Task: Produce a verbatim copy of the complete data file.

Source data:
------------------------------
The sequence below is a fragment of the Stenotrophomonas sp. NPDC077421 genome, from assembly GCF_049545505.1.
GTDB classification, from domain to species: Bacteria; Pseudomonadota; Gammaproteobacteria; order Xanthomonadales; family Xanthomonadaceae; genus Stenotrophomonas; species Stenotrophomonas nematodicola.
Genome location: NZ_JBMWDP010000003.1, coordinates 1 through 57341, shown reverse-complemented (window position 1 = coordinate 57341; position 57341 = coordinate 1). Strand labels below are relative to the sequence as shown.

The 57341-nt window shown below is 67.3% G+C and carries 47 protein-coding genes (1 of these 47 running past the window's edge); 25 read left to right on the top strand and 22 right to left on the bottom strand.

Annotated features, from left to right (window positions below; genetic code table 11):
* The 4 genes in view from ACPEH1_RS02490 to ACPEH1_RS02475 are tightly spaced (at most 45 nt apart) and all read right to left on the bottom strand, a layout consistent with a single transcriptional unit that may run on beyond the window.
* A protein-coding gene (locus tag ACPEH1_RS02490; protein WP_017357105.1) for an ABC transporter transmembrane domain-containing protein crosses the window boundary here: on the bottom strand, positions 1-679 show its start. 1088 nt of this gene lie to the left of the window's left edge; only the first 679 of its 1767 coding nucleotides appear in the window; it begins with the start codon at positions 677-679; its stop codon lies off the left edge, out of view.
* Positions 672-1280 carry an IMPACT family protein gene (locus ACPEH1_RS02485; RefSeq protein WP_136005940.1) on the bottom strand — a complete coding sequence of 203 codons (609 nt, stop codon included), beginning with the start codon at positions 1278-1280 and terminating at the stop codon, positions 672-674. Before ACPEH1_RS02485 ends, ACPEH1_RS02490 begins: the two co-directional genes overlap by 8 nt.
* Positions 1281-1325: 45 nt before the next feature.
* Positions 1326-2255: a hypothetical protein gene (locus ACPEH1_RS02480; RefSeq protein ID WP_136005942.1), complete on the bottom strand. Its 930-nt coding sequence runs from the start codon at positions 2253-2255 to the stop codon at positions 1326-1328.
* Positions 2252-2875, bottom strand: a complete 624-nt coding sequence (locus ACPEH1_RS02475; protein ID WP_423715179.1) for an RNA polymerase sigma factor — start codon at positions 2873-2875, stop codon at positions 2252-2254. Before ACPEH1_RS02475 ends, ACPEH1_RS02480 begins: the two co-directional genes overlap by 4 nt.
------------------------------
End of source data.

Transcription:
The sequence below is a fragment of the Stenotrophomonas sp. NPDC077421 genome, from assembly GCF_049545505.1.
GTDB classification, from domain to species: Bacteria; Pseudomonadota; Gammaproteobacteria; order Xanthomonadales; family Xanthomonadaceae; genus Stenotrophomonas; species Stenotrophomonas nematodicola.
Genome location: NZ_JBMWDP010000003.1, coordinates 1 through 57341, shown reverse-complemented (window position 1 = coordinate 57341; position 57341 = coordinate 1). Strand labels below are relative to the sequence as shown.

The 57341-nt window shown below is 67.3% G+C and carries 47 protein-coding genes (1 of these 47 running past the window's edge); 25 read left to right on the top strand and 22 right to left on the bottom strand.

Annotated features, from left to right (window positions below; genetic code table 11):
* The 4 genes in view from ACPEH1_RS02490 to ACPEH1_RS02475 are tightly spaced (at most 45 nt apart) and all read right to left on the bottom strand, a layout consistent with a single transcriptional unit that may run on beyond the window.
* A protein-coding gene (locus tag ACPEH1_RS02490; protein WP_017357105.1) for an ABC transporter transmembrane domain-containing protein crosses the window boundary here: on the bottom strand, positions 1-679 show its start. 1088 nt of this gene lie to the left of the window's left edge; only the first 679 of its 1767 coding nucleotides appear in the window; it begins with the start codon at positions 677-679; its stop codon lies off the left edge, out of view.
* Positions 672-1280 carry an IMPACT family protein gene (locus ACPEH1_RS02485; RefSeq protein WP_136005940.1) on the bottom strand — a complete coding sequence of 203 codons (609 nt, stop codon included), beginning with the start codon at positions 1278-1280 and terminating at the stop codon, positions 672-674. Before ACPEH1_RS02485 ends, ACPEH1_RS02490 begins: the two co-directional genes overlap by 8 nt.
* Positions 1281-1325: 45 nt before the next feature.
* Positions 1326-2255: a hypothetical protein gene (locus ACPEH1_RS02480; RefSeq protein ID WP_136005942.1), complete on the bottom strand. Its 930-nt coding sequence runs from the start codon at positions 2253-2255 to the stop codon at positions 1326-1328.
* Positions 2252-2875, bottom strand: a complete 624-nt coding sequence (locus ACPEH1_RS02475; protein ID WP_423715179.1) for an RNA polymerase sigma factor — start codon at positions 2873-2875, stop codon at positions 2252-2254. Before ACPEH1_RS02475 ends, ACPEH1_RS02480 begins: the two co-directional genes overlap by 4 nt.